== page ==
Sunday, February 21, 2010

Eviction Sans Rehabilitation : Another Dimension of Human Rights Violation

Of late, homelessness has become a nightmarish reality to many people, if not a multitude, in Manipur. This is not due to abject poverty though homelessness breeds poverty on the reverse. Unlike other States of India where slums are an ubiquitous urban feature, homelessness in Manipur is not that much apparent in Manipur but to some people it has become a shameful reality. Extensive land holding by landlords or Zamindari system, in short, is not the cause of homelessness in Manipur. Rather it is the accelerated State driven eviction campaign and subsequent displacement that rendered many homeless since the past decade or so.
From peasants to unskilled labourers
While homesteads of hundreds of families were taken over directly by the State overnight for State-sponsored mega projects uprooting the hapless and helpless families from their birth-place, many others are forced to go homeless indirectly. This phenomenon is observed more commonly in rural and sub-urban areas. Just imagine a scenario, when agricultural land of a family wholly dependent on agriculture is usurped by the State in the name of welfare projects. Deprived of their only means of livelihood, these families are compelled to leave their ancestral homesteads in search of alternative livelihoods, most likely in towns and cities, Imphal being the only viable one in the case of Manipur. The Loktak Multipurpose Project did not cause direct displacement of people but it did submerge around 50,000 hectares of cultivable land. This in turn led to loss of livelihood for hundreds of families, ultimately forcing them to move to other places in search of alternative livelihoods. In short, Loktak Multipurpose Project caused indirect displacement to hundreds of families.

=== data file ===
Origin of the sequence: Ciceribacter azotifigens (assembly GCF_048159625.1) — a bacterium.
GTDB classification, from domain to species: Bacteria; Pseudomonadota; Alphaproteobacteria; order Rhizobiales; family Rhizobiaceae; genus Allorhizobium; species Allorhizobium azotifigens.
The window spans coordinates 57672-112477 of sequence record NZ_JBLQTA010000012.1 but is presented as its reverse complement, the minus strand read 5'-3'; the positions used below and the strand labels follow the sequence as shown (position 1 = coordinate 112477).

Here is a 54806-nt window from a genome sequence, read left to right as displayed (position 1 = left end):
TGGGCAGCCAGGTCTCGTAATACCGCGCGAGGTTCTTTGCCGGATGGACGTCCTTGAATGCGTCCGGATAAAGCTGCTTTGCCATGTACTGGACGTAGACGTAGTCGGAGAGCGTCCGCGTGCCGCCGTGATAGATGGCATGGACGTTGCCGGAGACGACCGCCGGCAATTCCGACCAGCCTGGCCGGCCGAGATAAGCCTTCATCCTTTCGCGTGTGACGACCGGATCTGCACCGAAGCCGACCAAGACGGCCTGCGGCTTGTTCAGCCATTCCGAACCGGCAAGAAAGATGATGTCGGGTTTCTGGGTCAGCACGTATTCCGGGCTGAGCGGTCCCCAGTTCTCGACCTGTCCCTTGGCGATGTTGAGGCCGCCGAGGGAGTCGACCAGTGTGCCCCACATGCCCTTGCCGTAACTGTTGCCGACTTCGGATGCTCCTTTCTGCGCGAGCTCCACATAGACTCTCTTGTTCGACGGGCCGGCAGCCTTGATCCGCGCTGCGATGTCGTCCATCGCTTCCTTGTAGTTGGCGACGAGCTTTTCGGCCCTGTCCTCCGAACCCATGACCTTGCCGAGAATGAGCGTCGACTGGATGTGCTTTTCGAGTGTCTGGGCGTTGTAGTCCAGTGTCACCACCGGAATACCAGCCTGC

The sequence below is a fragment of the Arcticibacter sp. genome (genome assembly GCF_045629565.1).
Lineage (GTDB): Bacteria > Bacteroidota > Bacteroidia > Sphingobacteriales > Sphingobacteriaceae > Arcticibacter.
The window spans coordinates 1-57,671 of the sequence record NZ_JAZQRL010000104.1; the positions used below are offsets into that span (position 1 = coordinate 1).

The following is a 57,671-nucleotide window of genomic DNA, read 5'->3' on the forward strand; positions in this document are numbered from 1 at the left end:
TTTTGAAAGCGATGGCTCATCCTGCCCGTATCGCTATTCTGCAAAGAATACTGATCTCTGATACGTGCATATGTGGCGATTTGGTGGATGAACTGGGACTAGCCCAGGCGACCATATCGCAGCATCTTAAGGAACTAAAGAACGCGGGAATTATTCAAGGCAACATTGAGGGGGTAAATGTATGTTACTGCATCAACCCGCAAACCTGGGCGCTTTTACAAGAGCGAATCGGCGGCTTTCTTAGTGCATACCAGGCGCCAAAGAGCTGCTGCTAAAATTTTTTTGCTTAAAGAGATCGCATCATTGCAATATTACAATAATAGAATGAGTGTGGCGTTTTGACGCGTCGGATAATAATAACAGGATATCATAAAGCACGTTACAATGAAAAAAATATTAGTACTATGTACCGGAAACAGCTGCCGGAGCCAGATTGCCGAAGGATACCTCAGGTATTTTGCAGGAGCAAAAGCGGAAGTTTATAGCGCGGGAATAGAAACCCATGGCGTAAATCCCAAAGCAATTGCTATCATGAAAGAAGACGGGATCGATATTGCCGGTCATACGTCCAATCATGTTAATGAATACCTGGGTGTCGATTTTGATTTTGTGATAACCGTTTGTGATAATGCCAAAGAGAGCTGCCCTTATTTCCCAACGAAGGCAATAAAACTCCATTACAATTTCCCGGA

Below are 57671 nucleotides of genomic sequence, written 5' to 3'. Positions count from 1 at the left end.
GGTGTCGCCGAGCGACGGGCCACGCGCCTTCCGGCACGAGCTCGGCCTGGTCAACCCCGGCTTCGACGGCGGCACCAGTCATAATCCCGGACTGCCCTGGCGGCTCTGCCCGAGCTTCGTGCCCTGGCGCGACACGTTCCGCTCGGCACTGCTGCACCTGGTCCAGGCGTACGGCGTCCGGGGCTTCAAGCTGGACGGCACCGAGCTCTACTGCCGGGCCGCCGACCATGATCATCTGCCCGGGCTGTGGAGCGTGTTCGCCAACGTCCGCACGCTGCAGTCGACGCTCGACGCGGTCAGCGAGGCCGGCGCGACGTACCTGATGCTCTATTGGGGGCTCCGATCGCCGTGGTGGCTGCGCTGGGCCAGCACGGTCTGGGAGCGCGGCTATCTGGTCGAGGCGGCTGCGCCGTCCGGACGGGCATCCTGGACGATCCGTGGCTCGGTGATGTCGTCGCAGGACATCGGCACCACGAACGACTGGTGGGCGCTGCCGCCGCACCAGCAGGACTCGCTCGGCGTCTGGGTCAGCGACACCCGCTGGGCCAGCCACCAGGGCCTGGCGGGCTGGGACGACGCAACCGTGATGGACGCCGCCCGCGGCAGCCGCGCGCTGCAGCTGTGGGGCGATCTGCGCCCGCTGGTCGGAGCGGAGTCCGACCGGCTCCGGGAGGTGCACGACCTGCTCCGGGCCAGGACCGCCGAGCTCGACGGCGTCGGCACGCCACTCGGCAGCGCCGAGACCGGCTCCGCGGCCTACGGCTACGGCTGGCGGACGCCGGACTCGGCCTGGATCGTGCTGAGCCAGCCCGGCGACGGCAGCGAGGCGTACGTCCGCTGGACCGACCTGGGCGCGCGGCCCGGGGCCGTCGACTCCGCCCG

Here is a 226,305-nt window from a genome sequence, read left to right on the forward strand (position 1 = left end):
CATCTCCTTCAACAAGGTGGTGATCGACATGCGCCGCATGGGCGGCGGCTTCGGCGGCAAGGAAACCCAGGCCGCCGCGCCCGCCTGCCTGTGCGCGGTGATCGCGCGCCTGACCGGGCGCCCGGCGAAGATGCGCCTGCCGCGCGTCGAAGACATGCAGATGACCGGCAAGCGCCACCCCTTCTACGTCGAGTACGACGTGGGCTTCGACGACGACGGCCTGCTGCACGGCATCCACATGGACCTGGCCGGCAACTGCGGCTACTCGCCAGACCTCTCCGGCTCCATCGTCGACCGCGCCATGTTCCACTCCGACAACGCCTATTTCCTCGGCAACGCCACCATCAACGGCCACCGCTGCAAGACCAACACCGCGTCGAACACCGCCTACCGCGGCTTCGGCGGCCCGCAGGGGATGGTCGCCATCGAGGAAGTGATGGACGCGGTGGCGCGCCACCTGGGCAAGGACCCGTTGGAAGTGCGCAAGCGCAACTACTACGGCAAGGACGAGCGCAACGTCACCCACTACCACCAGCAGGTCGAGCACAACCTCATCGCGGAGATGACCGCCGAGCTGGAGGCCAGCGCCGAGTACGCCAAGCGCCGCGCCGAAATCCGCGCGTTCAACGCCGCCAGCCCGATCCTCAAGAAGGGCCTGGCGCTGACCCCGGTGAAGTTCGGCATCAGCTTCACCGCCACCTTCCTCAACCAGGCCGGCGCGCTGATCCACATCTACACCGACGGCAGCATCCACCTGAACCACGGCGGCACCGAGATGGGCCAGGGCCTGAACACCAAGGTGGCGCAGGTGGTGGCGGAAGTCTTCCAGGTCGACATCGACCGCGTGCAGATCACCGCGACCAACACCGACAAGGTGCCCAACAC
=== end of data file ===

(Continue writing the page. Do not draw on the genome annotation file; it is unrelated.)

These people uprooted and displaced from their homesteads often end up working as cheap, unskilled labourers in urban areas. This is reminiscent of early 20th century eastern India where hordes and hordes of peasants who were cut off from their agricultural lands by Zamindari system flocked to Calcutta (now Kolkata) in search of alternative livelihoods. This ultimately transformed Calcutta into a city of extensive slums from an exuberant imperial city. Although migration from rural to urban areas has not reached any alarming stage in the State, many people are being drawn or pushed toward Imphal, due to some compelling factors unseen 20 years back. In Imphal, these peasant-turned unskilled labourers encounter a fierce competition from non-local labourers who have already dominated the labour market of Imphal. The real threat to the future of Imphal is not internal migration from rural areas to urban areas but cross-border immigration from other States of India and beyond, particularly Nepal and Bangladesh whose numbers are swelling day by day. Both these indigenous and exogenous labourers are victims of the State. Failure to push ahead land reforms in post-independent India uprooted these peasants from their ancestral homesteads and occupation, forcing them to become unskilled labourers in towns and cities. In the case of Manipur, it is primarily eviction and displacement driven and affected by mega infrastructure projects of the Government that is uprooting peasants directly or indirectly. What is inscrutable is that most of these projects are either mis-located or not necessary at all. These projects are shrouded with absurdity, irrationality and dubiousness.